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A planned memorial to honor Martin Luther King Jr. and Coretta Scott King may break ground in July.
King Boston, the non-profit behind the project, hopes to time the groundbreaking to coincide with the NAACP conference, which comes to Boston the weekend of July 25.
According to King Boston executive director Marie St. Fleur, the group is working with the city to obtain permits for construction of the 22-foot-tall sculpture on the Boston Common. St. Fleur said the plan needed to pass muster with three governmental bodies: the Boston Arts Commission, the Boston Landmark Commission and the Boston Parks Department. She described the process as routine, though slow-going.
The memorial is intended to honor both Kings, who met in Boston while he was earning his PhD in systematic theology at Boston University and she was studying opera at the New England Conservatory. “This is not simply about Dr. King. It's about Coretta as well,” St. Fleur said. “It's a celebration in recognition of the role of women in the civil rights movement.”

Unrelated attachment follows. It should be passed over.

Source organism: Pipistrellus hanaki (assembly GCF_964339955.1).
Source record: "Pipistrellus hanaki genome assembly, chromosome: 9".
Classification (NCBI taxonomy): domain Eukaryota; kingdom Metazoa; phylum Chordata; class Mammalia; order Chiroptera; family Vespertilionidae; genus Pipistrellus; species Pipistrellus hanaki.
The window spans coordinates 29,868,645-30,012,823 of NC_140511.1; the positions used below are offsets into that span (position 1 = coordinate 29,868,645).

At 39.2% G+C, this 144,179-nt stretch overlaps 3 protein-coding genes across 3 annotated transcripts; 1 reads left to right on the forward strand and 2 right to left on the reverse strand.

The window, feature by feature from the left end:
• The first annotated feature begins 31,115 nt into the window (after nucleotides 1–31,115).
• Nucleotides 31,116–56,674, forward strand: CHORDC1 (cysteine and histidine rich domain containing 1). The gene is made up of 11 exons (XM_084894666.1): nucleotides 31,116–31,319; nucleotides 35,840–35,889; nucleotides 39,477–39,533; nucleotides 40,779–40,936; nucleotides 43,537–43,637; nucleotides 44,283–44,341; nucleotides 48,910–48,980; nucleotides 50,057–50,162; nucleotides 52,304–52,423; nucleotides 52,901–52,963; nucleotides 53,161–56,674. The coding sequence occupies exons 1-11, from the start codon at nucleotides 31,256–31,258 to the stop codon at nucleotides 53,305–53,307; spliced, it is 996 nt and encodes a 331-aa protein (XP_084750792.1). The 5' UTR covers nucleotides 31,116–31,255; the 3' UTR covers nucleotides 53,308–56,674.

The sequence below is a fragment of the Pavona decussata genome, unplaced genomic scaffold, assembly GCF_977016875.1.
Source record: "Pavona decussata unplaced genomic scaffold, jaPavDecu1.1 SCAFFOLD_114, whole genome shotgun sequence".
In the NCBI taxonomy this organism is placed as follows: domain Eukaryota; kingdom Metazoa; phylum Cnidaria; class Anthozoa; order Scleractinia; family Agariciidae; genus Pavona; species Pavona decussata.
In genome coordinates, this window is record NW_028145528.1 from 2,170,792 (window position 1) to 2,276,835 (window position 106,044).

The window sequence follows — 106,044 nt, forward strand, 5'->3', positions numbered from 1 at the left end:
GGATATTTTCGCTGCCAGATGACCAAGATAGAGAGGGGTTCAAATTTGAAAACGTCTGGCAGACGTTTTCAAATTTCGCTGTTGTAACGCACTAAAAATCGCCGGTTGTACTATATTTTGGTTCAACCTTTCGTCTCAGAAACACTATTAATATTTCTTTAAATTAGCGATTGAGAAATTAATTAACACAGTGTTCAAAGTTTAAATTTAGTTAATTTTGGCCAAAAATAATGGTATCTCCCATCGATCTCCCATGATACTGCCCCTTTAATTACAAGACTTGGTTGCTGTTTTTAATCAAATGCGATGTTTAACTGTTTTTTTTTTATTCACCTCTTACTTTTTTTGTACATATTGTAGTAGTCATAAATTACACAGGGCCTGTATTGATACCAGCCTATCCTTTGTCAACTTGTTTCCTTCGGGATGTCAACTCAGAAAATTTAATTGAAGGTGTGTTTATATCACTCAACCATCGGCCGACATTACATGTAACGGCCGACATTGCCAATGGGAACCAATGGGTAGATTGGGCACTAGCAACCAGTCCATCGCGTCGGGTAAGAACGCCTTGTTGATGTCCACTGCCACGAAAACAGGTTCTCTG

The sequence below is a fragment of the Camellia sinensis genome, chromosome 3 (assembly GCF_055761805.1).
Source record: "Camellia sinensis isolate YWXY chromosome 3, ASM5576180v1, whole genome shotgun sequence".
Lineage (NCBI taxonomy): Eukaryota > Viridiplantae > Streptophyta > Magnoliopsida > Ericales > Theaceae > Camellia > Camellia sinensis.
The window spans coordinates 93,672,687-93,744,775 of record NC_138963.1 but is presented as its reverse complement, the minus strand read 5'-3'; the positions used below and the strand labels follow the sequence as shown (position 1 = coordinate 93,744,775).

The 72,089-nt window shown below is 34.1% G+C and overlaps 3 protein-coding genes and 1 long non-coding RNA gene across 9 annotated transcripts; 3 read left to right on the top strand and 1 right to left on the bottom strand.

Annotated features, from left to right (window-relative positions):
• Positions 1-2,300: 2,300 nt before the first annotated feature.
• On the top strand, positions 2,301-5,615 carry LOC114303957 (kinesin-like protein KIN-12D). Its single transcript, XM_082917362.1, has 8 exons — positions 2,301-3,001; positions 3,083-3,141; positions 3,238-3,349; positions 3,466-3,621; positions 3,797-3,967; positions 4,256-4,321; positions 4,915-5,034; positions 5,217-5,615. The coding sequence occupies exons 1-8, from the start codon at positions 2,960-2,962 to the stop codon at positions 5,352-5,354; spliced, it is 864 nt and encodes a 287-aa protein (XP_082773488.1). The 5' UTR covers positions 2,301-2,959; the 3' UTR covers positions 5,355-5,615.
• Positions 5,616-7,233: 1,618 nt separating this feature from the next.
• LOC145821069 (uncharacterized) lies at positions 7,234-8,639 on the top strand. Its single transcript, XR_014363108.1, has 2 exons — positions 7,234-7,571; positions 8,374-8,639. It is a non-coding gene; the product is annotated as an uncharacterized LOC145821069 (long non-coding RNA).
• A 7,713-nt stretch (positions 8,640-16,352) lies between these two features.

The winning design by Hank Willis Thomas and MASS Design Group was chosen out of five finalists and announced last March. Titled “The Embrace,” the bronze-finish sculpture depicts two sets of arms wrapped around each other. The abstracted image is based on a 1964 photograph of the Kings with their arms entwined and their faces pressed together.
The memorial is part of an ambitious project to honor the Kings that King Boston estimated would cost $12 million. It includes plans for the King Center for Civic Engagement and Economic Justice in Roxbury, which St. Fleur said would be located at the Dudley branch of the Boston Public Library. The center's main goal will be “making certain that the people who are most impacted by the economic disparities in the state and in the city have a seat at the table in trying to impact strategy and solutions,” she said. King Boston is also in the process of creating a collection of works by African-American authors and civil rights leaders to be housed there.
The effort to memorialize the Kings' time in Boston also includes a film by Boston filmmaker Roberto Mighty that aims to show the Kings as complex leaders rather than with the kindly but flattened narrative that has been built around them. The 30-minute film, “Legacy of Love,” and additional online and interactive installation components will also be part of the King Center for Civic Engagement and Economic Justice in Roxbury.
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